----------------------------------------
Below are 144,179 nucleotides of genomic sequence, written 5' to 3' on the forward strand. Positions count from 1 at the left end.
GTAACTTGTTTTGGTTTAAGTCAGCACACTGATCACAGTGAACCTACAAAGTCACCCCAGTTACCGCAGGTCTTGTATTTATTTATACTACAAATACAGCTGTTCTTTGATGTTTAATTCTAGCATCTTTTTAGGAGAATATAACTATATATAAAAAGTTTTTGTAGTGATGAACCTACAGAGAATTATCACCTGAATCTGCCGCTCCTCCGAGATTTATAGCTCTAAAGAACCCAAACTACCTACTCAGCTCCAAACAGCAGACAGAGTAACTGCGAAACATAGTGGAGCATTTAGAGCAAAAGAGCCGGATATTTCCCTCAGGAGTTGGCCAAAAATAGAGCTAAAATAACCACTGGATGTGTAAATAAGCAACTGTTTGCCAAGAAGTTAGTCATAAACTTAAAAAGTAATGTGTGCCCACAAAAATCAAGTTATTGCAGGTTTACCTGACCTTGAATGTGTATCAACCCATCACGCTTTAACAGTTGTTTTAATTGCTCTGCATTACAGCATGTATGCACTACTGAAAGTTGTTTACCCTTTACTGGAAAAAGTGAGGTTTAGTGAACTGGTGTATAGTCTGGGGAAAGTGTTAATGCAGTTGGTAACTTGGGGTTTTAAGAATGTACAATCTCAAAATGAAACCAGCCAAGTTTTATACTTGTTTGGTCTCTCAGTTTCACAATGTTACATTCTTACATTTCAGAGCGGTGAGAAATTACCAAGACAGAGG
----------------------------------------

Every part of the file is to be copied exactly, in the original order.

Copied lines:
Below are 144,179 nucleotides of genomic sequence, written 5' to 3' on the forward strand. Positions count from 1 at the left end.
GTAACTTGTTTTGGTTTAAGTCAGCACACTGATCACAGTGAACCTACAAAGTCACCCCAGTTACCGCAGGTCTTGTATTTATTTATACTACAAATACAGCTGTTCTTTGATGTTTAATTCTAGCATCTTTTTAGGAGAATATAACTATATATAAAAAGTTTTTGTAGTGATGAACCTACAGAGAATTATCACCTGAATCTGCCGCTCCTCCGAGATTTATAGCTCTAAAGAACCCAAACTACCTACTCAGCTCCAAACAGCAGACAGAGTAACTGCGAAACATAGTGGAGCATTTAGAGCAAAAGAGCCGGATATTTCCCTCAGGAGTTGGCCAAAAATAGAGCTAAAATAACCACTGGATGTGTAAATAAGCAACTGTTTGCCAAGAAGTTAGTCATAAACTTAAAAAGTAATGTGTGCCCACAAAAATCAAGTTATTGCAGGTTTACCTGACCTTGAATGTGTATCAACCCATCACGCTTTAACAGTTGTTTTAATTGCTCTGCATTACAGCATGTATGCACTACTGAAAGTTGTTTACCCTTTACTGGAAAAAGTGAGGTTTAGTGAACTGGTGTATAGTCTGGGGAAAGTGTTAATGCAGTTGGTAACTTGGGGTTTTAAGAATGTACAATCTCAAAATGAAACCAGCCAAGTTTTATACTTGTTTGGTCTCTCAGTTTCACAATGTTACATTCTTACATTTCAGAGCGGTGAGAAATTACCAAGACAGAGG